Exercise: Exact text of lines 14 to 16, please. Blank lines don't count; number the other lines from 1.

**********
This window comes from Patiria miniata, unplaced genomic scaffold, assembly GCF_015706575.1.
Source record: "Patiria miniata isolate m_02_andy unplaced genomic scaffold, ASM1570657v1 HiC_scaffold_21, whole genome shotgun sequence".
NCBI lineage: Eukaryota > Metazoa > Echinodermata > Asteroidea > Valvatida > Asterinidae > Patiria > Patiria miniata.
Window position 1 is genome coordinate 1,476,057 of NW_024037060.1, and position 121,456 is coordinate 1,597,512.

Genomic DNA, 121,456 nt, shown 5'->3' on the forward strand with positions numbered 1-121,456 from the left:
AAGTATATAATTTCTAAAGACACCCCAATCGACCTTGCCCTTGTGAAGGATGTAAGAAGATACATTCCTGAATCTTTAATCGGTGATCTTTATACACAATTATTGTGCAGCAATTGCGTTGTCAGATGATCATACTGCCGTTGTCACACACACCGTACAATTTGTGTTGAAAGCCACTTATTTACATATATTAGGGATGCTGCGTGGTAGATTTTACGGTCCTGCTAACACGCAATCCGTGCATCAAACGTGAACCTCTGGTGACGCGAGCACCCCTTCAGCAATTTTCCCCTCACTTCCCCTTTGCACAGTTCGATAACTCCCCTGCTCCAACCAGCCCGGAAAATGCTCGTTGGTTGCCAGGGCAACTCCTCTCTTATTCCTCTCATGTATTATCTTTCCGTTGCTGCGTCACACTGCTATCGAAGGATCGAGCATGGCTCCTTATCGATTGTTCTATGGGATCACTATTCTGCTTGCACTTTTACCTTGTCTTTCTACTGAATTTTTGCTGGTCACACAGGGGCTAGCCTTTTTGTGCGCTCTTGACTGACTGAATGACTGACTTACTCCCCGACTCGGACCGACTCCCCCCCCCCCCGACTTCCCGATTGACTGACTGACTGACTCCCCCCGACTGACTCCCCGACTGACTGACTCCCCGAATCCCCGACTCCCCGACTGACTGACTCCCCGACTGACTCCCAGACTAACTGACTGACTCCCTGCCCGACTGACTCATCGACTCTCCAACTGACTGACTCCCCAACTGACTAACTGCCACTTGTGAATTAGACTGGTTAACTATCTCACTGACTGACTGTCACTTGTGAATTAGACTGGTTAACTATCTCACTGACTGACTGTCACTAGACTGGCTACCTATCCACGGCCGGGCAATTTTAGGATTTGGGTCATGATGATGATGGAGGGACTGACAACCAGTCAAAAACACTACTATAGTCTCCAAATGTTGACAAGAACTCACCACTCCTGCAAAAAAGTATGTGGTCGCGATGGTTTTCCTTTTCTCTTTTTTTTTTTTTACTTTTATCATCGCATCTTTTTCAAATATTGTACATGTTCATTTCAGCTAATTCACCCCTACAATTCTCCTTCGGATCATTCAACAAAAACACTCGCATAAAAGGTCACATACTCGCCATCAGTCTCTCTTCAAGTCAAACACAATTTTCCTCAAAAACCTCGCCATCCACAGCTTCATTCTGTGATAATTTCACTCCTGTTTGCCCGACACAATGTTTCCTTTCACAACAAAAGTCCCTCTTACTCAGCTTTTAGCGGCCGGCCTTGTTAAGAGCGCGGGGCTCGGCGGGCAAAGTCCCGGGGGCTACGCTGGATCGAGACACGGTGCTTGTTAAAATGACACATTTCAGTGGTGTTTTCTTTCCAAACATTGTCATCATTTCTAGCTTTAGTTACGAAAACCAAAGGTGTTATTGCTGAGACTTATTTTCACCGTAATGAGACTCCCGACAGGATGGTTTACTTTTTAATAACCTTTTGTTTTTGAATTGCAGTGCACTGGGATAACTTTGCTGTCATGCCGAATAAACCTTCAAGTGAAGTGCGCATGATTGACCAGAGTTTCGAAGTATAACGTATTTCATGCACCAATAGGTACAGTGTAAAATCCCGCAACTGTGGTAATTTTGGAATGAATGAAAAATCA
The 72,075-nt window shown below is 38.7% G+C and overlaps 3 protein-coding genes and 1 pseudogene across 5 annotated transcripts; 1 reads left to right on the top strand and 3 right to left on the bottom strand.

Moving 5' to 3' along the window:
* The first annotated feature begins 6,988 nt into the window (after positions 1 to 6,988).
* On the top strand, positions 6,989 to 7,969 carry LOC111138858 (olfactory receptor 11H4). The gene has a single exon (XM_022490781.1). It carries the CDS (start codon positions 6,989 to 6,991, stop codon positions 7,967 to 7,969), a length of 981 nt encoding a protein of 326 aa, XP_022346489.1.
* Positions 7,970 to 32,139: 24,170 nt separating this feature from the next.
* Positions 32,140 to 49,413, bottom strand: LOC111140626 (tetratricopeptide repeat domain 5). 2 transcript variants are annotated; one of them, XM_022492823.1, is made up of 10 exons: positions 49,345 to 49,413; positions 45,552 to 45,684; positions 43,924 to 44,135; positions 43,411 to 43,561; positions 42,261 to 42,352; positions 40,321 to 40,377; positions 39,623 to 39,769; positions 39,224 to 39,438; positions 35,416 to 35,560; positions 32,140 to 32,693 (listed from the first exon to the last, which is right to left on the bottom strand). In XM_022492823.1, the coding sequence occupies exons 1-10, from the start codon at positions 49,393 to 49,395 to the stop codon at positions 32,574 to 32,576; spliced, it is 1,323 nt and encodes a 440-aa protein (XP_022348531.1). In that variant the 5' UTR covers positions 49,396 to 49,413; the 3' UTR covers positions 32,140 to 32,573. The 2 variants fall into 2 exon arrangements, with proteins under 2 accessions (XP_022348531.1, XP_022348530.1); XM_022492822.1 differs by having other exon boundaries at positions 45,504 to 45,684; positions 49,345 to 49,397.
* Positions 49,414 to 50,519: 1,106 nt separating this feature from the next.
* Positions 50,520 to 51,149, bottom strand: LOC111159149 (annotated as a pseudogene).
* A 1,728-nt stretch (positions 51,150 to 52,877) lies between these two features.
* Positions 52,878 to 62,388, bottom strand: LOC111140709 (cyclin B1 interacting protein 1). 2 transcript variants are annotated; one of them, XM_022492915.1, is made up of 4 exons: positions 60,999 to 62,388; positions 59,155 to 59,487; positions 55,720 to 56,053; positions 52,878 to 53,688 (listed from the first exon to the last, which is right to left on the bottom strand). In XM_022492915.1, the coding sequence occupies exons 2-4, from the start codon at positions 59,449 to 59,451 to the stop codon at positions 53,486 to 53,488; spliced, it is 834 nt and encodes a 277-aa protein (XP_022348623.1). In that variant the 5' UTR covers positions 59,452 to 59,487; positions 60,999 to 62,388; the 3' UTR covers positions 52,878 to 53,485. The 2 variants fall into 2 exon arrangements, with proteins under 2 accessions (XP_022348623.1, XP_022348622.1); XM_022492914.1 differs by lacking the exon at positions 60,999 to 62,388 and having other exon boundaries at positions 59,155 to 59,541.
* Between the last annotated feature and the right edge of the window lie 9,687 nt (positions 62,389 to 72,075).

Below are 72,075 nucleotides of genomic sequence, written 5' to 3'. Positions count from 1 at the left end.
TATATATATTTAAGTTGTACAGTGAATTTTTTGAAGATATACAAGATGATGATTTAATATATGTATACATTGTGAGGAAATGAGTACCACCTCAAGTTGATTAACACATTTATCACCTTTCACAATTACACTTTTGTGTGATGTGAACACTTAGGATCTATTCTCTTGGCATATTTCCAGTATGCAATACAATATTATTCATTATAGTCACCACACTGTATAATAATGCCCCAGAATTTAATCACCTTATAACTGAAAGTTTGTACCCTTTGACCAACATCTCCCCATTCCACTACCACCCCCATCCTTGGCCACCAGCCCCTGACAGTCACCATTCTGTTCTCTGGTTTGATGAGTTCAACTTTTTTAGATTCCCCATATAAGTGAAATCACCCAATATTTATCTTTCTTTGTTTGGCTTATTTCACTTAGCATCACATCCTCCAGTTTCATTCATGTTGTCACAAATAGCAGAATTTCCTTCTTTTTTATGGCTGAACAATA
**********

* Positions 50,520 to 51,149, bottom strand: LOC111159149 (annotated as a pseudogene).
* A 1,728-nt stretch (positions 51,150 to 52,877) lies between these two features.
* Positions 52,878 to 62,388, bottom strand: LOC111140709 (cyclin B1 interacting protein 1). 2 transcript variants are annotated; one of them, XM_022492915.1, is made up of 4 exons: positions 60,999 to 62,388; positions 59,155 to 59,487; positions 55,720 to 56,053; positions 52,878 to 53,688 (listed from the first exon to the last, which is right to left on the bottom strand). In XM_022492915.1, the coding sequence occupies exons 2-4, from the start codon at positions 59,449 to 59,451 to the stop codon at positions 53,486 to 53,488; spliced, it is 834 nt and encodes a 277-aa protein (XP_022348623.1). In that variant the 5' UTR covers positions 59,452 to 59,487; positions 60,999 to 62,388; the 3' UTR covers positions 52,878 to 53,485. The 2 variants fall into 2 exon arrangements, with proteins under 2 accessions (XP_022348623.1, XP_022348622.1); XM_022492914.1 differs by lacking the exon at positions 60,999 to 62,388 and having other exon boundaries at positions 59,155 to 59,541.